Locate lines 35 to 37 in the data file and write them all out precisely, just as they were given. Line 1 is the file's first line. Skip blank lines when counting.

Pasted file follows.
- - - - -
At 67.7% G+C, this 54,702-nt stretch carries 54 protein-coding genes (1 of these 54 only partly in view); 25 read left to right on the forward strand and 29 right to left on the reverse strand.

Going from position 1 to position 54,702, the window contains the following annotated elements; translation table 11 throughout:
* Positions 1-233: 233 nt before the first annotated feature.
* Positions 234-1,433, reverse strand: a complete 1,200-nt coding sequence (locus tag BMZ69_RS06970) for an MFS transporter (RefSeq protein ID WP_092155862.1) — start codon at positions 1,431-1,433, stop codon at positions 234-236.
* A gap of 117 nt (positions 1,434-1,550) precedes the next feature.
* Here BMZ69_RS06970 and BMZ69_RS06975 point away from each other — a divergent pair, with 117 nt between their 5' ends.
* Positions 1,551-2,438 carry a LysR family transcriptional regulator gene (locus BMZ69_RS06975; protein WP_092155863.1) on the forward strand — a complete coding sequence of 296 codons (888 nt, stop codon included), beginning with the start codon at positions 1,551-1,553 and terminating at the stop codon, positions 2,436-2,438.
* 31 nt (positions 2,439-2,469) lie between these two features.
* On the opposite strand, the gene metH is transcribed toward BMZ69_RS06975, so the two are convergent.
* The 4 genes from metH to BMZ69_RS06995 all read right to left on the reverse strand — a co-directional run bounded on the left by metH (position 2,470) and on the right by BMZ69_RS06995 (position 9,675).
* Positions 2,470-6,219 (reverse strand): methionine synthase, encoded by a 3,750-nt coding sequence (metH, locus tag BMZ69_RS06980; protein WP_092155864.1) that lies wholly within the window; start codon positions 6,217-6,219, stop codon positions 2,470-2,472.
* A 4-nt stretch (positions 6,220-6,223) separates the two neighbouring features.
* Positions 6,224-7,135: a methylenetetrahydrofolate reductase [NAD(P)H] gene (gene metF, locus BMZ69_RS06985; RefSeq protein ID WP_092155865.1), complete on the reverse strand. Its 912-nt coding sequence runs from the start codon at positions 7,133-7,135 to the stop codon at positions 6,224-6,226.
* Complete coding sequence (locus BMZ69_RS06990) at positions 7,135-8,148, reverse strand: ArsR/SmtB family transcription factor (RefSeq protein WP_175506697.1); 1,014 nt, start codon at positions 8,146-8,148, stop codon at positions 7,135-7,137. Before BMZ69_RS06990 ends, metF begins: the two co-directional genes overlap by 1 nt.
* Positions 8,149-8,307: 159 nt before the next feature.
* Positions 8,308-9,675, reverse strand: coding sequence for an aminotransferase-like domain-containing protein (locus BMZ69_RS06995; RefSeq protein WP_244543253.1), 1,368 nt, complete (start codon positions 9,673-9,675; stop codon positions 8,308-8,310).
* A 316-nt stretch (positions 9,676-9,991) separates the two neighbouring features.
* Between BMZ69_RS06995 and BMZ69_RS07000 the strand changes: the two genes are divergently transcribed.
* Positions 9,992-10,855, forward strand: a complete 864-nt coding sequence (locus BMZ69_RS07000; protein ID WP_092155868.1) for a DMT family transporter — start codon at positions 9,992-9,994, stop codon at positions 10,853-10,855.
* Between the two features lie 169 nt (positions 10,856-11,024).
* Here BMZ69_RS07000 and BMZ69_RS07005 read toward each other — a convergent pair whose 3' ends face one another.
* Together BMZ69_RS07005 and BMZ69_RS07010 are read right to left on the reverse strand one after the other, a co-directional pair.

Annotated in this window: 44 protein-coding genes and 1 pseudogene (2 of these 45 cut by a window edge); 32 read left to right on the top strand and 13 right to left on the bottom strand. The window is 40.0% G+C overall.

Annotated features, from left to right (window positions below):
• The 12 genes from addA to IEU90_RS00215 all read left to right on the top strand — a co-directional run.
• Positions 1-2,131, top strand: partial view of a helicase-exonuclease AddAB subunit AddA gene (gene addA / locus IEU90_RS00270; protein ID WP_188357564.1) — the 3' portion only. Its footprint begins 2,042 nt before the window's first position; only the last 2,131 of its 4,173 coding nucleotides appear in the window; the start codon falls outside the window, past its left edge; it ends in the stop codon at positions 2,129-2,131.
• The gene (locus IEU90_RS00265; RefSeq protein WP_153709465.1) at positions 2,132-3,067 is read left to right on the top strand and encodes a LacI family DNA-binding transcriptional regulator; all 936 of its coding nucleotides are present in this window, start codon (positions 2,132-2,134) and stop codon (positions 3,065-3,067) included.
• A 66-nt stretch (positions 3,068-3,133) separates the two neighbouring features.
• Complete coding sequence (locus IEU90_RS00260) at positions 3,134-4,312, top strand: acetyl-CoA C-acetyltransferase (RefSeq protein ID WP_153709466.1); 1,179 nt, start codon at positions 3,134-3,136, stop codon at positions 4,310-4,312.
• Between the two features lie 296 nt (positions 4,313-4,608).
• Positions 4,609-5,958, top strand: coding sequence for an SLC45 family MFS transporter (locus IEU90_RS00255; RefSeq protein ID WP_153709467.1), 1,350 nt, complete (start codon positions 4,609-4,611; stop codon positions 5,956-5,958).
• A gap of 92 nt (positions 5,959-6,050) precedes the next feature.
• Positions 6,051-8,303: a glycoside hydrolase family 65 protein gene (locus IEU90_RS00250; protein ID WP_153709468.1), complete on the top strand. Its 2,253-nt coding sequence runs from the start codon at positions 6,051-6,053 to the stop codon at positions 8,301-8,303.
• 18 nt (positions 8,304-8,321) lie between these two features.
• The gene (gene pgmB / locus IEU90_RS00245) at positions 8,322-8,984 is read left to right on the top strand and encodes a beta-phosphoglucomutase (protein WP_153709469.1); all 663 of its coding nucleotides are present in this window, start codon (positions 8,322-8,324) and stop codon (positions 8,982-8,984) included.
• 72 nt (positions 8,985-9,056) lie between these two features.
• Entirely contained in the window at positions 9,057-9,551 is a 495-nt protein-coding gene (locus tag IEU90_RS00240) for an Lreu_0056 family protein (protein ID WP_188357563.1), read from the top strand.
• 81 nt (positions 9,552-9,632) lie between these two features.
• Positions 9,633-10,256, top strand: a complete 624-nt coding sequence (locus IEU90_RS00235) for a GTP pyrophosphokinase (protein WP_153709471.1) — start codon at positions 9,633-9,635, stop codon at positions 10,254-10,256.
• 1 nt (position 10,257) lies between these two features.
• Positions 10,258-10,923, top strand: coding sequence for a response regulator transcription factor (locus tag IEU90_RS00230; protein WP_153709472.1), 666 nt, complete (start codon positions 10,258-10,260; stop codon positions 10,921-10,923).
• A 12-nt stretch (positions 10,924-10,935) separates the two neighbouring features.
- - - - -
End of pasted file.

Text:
• The gene (gene pgmB / locus IEU90_RS00245) at positions 8,322-8,984 is read left to right on the top strand and encodes a beta-phosphoglucomutase (protein WP_153709469.1); all 663 of its coding nucleotides are present in this window, start codon (positions 8,322-8,324) and stop codon (positions 8,982-8,984) included.
• 72 nt (positions 8,985-9,056) lie between these two features.
• Entirely contained in the window at positions 9,057-9,551 is a 495-nt protein-coding gene (locus tag IEU90_RS00240) for an Lreu_0056 family protein (protein ID WP_188357563.1), read from the top strand.